For more detailed information on wages in Scotland, click here.
*Information and exchange rates accurate as of October 2017
Finding a job
I often receive questions from readers who are worried about finding work in Edinburgh, and I always give the same advice: don’t be stressed about finding a job!
Edinburgh has one of the strongest economies in the UK. But, like anywhere, how quickly you’re able to find a job will depend on your work experience, how selective you are, and how much time and effort you allot to the application process.
A few of the largest sectors in Edinburgh are hospitality and tourism, health and social work, tech, finance, education, and administration. Two of the city’s biggest employers are the NHS Lothian (local healthcare agency) and the University of Edinburgh.
Restaurant and bar work is also widely available, especially during the Fringe Festival in August.
I mentioned the value of recruitment agencies in this post, and I’m going to reiterate the same advice: sign up with recruitment agencies as soon as you get to Edinburgh. With the help of recruitment agencies, I started working literally within a week of arriving. The work was temporary, but it eventually led to a full-time position.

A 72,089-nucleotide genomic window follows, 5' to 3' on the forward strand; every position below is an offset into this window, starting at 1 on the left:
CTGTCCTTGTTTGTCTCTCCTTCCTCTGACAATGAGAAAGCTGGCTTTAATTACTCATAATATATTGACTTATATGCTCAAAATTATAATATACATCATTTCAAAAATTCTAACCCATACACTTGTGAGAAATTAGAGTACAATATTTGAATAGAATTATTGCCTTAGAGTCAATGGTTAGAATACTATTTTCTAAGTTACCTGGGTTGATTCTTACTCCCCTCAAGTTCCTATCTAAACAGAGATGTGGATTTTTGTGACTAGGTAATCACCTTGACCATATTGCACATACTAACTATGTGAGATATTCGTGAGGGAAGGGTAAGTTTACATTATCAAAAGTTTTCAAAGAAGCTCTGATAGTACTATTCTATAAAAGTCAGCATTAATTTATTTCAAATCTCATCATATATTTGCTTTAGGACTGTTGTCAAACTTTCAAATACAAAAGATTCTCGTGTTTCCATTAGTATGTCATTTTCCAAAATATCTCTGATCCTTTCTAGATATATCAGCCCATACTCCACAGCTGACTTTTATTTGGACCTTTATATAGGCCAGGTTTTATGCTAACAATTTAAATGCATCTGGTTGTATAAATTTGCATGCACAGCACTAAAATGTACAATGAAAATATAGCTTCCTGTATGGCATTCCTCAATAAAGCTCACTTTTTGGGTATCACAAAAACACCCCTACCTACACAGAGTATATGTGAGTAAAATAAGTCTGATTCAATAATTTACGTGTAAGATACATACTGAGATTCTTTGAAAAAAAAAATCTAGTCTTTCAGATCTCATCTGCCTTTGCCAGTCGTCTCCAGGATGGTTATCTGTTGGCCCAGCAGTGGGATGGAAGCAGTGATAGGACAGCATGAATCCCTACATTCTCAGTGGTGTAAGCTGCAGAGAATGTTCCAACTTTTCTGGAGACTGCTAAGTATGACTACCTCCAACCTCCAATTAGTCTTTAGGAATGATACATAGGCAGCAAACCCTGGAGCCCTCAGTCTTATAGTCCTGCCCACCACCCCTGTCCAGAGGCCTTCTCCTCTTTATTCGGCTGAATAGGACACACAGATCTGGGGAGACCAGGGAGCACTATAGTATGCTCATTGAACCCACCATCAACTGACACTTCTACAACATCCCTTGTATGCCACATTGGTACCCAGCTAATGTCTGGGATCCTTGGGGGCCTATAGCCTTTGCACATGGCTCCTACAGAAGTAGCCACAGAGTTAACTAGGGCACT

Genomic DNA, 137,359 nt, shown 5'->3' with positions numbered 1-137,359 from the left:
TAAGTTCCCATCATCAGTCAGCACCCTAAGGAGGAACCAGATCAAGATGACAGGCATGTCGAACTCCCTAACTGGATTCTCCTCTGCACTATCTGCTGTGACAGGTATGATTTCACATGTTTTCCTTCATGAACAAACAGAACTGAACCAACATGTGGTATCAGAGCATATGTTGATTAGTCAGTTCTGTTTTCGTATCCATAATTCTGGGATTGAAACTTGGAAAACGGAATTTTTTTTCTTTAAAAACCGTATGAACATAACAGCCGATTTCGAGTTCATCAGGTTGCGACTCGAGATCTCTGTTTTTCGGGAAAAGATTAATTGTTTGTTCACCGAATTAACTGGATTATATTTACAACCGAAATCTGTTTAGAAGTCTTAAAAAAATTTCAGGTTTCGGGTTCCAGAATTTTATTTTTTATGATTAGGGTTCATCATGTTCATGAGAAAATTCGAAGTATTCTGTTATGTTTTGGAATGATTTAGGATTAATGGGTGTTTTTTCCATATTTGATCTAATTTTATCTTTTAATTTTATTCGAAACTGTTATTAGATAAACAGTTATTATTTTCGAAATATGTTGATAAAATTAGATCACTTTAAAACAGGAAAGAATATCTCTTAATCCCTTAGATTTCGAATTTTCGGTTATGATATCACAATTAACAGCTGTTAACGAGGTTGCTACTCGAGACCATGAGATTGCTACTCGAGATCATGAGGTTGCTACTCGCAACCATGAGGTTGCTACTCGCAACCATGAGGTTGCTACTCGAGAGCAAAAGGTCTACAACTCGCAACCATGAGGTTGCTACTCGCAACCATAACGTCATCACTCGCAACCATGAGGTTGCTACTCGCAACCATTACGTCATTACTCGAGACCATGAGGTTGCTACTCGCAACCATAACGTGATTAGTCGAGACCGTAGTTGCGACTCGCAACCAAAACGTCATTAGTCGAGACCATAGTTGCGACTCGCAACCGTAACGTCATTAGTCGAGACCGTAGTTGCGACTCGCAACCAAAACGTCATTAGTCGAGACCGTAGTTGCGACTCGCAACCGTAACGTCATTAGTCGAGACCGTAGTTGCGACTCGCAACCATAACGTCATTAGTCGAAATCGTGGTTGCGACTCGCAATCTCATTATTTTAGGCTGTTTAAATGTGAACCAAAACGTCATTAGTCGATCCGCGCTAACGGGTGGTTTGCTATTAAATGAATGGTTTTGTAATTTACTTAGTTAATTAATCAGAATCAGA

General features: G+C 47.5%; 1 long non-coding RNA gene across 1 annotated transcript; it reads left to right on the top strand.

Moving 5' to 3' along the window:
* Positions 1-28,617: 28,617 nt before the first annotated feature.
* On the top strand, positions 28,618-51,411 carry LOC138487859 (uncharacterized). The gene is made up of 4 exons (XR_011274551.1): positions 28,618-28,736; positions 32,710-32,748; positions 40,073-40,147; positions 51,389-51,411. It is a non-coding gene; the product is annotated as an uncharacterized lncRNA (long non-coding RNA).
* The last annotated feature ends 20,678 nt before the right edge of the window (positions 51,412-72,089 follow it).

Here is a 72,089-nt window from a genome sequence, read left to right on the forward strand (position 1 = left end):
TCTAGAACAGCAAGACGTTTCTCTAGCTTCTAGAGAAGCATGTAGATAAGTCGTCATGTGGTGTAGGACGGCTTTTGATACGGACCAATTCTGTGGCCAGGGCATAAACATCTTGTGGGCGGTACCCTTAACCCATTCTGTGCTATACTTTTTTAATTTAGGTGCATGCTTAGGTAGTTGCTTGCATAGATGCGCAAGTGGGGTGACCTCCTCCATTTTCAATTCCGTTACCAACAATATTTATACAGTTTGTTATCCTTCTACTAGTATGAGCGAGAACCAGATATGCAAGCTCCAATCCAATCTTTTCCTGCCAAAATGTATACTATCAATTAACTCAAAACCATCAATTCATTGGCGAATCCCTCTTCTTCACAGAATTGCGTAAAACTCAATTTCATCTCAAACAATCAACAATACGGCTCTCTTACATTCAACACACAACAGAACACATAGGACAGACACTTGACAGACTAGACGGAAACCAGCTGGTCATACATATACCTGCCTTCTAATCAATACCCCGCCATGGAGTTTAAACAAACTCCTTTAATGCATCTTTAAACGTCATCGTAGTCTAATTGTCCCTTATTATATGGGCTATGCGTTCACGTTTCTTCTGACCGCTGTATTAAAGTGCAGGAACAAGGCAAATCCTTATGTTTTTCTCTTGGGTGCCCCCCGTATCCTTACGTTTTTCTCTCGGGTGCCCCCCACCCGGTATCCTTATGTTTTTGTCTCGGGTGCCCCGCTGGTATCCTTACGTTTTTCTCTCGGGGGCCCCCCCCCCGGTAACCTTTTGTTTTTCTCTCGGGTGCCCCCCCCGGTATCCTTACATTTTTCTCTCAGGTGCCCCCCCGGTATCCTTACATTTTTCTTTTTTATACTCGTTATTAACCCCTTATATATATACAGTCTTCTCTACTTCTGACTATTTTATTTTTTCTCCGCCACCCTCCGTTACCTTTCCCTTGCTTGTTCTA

Unless you’re trying to apply for a permanent position within a few months of the expiry date of your work visa, you shouldn’t have any difficulty finding a job as a temporary citizen. I was even offered a permanent position nearly one year into my stay.
When you find a job, bear in mind you’ll only be paid once a month (typically around the last Friday of the month), so be sure to have a nice cushion of funds to last while you’re job hunting and until you receive your first paycheck. However, if you find work through a recruitment agency, you’ll be paid weekly.
British CVs are, for the most part, similar to North American resumes. Just be sure to use British spelling when you’re writing one.
Finding a place to live
I had a friend in Edinburgh who kindly offered to let me rent her spare room, so I was lucky enough to avoid the hassle that is flat hunting. I’m no expert on this subject by any means, but friends have recommended Spareroom, Gumtree, and S1Rental for flat listings.
If you can’t find a place to live before you arrive, try Airbnb or Homestay for temporary accommodations for your first few days/weeks.
For more detailed and comprehensive information on flat hunting in Edinburgh, check out this Reddit thread.
In terms of neighbourhoods, here’s a brief run-down on a few areas you might want to consider (summarized in ten words or less):
Leith – Up-and-coming. Gentrified. Some areas are a bit rough.
Stockbridge – Posh. Pricey. Charming.